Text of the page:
According to Paul Krugman, a Professor of Economics and International Affairs at Princeton University, the essence of the PPACA is a three-legged stool of regulation and subsidies; (1) community rating requiring insurers to make the same policies available to everyone regardless of health status; (2) an individual mandate, requiring everyone to purchase insurance so that healthy people don’t opt out; and (3) subsidies to keep insurance affordable for those with lower incomes.

    The PPACA is another part of health care reform and, like most changes in our society, it has unintended consequences. Whether we agree or disagree with the core principle as stated by President Obama and the essence of PPACA as stated by Dr. Krugman, I think it is important that consider the basis of our convictions.

    We often interpret meaning through the filters of our values, feelings, past experiences and the impact on our pocketbook. Therefore, I submit, most of the comments we make in writing and speaking are assertions of fact, opinion, or belief. However, the usefulness and acceptability of an assertion can be improved or diminished by the nature of the assertion.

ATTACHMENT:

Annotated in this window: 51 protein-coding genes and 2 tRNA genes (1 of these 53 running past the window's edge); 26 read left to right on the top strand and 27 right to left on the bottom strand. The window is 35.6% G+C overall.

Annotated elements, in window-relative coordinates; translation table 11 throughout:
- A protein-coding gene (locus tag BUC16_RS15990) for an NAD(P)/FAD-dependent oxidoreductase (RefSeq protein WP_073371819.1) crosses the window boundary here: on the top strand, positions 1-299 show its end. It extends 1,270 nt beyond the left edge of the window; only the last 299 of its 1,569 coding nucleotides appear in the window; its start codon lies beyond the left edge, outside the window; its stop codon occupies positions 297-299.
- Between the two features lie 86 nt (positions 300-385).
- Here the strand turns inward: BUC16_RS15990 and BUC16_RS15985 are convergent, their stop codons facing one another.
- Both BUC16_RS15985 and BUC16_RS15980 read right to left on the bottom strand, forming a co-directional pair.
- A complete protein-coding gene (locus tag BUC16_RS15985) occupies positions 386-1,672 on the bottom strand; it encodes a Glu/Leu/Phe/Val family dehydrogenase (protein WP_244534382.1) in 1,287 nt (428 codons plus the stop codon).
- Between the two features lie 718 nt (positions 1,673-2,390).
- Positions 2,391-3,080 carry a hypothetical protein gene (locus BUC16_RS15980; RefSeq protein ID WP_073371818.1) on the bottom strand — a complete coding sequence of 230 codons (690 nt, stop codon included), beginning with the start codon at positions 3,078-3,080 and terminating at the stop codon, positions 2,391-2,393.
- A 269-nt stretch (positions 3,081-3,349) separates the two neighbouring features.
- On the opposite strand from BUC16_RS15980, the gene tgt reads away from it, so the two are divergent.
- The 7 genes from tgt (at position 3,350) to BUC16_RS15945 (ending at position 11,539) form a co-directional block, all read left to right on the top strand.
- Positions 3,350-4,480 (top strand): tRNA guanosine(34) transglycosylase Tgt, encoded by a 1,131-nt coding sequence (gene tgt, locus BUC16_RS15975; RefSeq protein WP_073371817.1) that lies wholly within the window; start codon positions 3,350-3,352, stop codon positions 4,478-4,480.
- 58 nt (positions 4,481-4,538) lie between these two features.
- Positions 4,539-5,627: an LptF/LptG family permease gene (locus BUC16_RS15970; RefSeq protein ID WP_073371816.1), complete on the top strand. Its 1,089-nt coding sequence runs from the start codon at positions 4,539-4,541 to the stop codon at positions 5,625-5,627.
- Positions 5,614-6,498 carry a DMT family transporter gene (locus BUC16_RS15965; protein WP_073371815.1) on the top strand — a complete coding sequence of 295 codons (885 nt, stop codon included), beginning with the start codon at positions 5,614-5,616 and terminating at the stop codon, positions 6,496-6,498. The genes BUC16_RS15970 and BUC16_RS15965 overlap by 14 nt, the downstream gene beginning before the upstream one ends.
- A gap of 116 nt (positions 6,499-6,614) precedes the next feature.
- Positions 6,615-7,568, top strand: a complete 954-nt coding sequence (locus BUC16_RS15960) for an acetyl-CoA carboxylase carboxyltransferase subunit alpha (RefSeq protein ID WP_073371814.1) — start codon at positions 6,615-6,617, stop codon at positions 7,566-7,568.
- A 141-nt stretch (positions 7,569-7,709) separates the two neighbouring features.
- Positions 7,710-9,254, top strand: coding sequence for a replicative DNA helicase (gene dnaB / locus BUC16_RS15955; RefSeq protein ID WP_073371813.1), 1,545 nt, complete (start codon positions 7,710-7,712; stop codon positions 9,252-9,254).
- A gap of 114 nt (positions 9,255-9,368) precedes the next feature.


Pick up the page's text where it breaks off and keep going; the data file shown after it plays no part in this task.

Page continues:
When we hear what someone asserts while speaking or writing, perhaps we should seek the rest of the story.

    Leroy Howard MA CMP™ candidate


  5. Affordable Care Act Enrollment Numbers

    • 8 million people signed up for private insurance in the Health Insurance Marketplace. For states that have Federally-Facilitated Marketplaces, 35 percent of those who signed up are under 35 years old and 28 percent are between 18 and 34 years old, virtually the same youth percentage that signed up in Massachusetts in their first year of health reform.
    • 3 million young adults gained coverage by being able to stay on their parents plan.
    • 3 million more people were enrolled in Medicaid and CHIP as of February, compared to before the Marketplaces opened.